- The Irish Data Protection Commission said it believes Facebook may have breached one or more laws.
- It comes after a dataset of 533 million Facebook users worldwide was made available on the internet.
- Facebook said it is "fully cooperating" with the Irish privacy watchdog in its inquiry into the data leak.
LONDON — Ireland's data protection watchdog said Wednesday that it has opened an inquiry into Facebook over a potential breach of European privacy rules.
The Data Protection Commission (DPC) said its probe focuses on reports that a dataset of 533 million Facebook users worldwide was exposed on an online hacker forum. Regulators believe the leak may be in breach of the EU's General Data Protection Regulation.
After speaking to representatives from Facebook Ireland, Ireland's DPC said it believes Facebook may have breached one or more laws, adding that the company may still be breaching certain provisions.
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Facebook said it's "cooperating fully" with the regulator, adding that the leak in question "relates to features that make it easier for people to find and connect with friends on our services."
"These features are common to many apps and we look forward to explaining them and the protections we have put in place," a Facebook spokesperson told CNBC via email.
The social media giant has attempted to downplay the data breach, saying it was related to an "old" vulnerability that was fixed by 2019. It explained in a blog post last week that the data was scraped by hackers using its contact importer tool sometime before September 2019.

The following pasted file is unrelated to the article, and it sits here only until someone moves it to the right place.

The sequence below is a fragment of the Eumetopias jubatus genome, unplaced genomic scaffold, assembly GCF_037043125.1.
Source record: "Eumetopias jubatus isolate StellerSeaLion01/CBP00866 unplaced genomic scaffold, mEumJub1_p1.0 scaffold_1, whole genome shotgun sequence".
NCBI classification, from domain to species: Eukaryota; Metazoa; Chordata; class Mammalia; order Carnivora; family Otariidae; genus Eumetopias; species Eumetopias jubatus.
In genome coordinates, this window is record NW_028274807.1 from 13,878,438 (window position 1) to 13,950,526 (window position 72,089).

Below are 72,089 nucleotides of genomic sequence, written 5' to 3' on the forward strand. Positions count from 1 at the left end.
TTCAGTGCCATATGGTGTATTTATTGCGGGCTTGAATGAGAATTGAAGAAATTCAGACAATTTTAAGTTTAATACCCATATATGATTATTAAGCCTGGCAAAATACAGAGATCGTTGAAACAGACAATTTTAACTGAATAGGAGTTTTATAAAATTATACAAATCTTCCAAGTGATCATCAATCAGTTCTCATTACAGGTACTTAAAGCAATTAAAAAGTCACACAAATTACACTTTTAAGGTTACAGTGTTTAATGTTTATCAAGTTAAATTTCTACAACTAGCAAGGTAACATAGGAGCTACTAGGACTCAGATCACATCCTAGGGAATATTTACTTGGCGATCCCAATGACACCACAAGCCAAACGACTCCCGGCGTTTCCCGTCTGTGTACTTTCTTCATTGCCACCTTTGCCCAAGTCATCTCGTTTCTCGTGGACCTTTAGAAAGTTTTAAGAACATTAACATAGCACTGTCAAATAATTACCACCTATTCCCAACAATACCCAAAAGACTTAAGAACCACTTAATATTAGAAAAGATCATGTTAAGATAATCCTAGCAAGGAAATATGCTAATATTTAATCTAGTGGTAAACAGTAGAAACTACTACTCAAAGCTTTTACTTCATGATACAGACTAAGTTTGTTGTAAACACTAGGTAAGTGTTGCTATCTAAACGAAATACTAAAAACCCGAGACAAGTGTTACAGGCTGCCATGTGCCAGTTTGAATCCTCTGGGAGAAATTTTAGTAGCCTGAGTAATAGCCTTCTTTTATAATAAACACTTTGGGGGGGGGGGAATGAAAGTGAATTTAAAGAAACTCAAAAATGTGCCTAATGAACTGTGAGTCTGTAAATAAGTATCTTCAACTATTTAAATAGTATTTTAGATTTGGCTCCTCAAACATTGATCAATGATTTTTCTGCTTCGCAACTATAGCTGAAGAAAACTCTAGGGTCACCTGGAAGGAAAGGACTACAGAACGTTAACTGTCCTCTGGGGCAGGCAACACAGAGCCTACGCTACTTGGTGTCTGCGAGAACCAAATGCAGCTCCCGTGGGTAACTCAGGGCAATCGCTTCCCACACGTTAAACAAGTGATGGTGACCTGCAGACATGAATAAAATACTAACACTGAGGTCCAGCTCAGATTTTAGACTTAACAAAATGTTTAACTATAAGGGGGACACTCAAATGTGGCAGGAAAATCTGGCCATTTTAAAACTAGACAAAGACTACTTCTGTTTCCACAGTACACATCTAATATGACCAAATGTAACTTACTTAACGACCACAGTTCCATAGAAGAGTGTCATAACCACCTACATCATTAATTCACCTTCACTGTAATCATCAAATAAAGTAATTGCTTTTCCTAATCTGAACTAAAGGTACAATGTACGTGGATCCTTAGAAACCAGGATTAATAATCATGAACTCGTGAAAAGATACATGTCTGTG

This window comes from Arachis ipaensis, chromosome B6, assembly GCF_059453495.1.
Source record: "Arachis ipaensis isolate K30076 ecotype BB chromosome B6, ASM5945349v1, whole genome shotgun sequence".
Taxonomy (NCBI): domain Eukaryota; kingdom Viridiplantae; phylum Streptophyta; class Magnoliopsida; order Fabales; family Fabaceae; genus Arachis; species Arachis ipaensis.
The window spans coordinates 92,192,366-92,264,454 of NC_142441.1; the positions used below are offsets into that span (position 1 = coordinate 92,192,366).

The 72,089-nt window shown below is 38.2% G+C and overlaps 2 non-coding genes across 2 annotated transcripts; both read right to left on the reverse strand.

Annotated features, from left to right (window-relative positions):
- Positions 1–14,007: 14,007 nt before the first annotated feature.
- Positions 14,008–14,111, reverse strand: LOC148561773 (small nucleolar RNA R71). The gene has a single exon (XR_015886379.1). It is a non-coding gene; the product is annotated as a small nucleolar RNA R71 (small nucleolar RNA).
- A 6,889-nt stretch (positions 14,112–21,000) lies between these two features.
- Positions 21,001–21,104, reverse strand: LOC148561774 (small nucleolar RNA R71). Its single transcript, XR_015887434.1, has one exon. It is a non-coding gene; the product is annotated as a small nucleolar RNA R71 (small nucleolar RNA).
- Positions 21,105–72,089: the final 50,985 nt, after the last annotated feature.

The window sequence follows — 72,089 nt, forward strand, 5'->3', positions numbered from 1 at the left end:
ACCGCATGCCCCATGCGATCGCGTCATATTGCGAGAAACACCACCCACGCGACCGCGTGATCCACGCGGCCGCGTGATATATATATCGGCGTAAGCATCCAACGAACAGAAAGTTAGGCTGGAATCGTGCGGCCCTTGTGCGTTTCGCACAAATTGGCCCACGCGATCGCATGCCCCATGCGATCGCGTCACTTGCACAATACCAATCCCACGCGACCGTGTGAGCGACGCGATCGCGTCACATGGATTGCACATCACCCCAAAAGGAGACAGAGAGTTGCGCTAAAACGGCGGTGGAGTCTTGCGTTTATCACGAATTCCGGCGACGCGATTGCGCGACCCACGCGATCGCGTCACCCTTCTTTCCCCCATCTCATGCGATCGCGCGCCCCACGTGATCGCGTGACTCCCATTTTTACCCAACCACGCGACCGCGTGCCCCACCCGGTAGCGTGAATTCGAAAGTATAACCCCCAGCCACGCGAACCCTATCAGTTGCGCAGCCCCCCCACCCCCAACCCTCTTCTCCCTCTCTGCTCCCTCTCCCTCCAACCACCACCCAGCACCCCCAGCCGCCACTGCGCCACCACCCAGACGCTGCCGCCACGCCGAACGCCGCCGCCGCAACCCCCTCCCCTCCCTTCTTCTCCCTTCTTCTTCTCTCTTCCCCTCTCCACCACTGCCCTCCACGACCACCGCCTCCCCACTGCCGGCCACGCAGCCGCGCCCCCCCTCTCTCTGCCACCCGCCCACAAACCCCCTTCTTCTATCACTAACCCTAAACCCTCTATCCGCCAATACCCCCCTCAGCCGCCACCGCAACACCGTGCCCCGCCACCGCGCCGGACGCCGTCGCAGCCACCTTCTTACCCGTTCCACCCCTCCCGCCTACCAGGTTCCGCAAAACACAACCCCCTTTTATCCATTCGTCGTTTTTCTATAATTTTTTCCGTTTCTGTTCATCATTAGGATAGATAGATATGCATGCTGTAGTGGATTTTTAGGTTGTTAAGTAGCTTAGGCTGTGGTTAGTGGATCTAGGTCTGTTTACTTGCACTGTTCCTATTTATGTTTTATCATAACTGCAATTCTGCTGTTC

The DPC appears to be the first regulator to launch a formal investigation into Facebook over this issue. Since Facebook's European headquarters are located in Dublin, Ireland is the main enforcer of data regulations for the company.
It's unclear how long the investigation will last. Under GDPR, which was introduced in 2018, firms can be fined either 20 million euros ($24 million) or up to 4% of their annual revenues, whichever is the greater amount.
Ireland's data watchdog has faced criticism from privacy advocates for being too slow with its GDPR investigations into large tech companies. In December 2020, the DPC issued its first GDPR financial penalty against a major U.S. tech company, fining Twitter 450,000 euros ($538,897).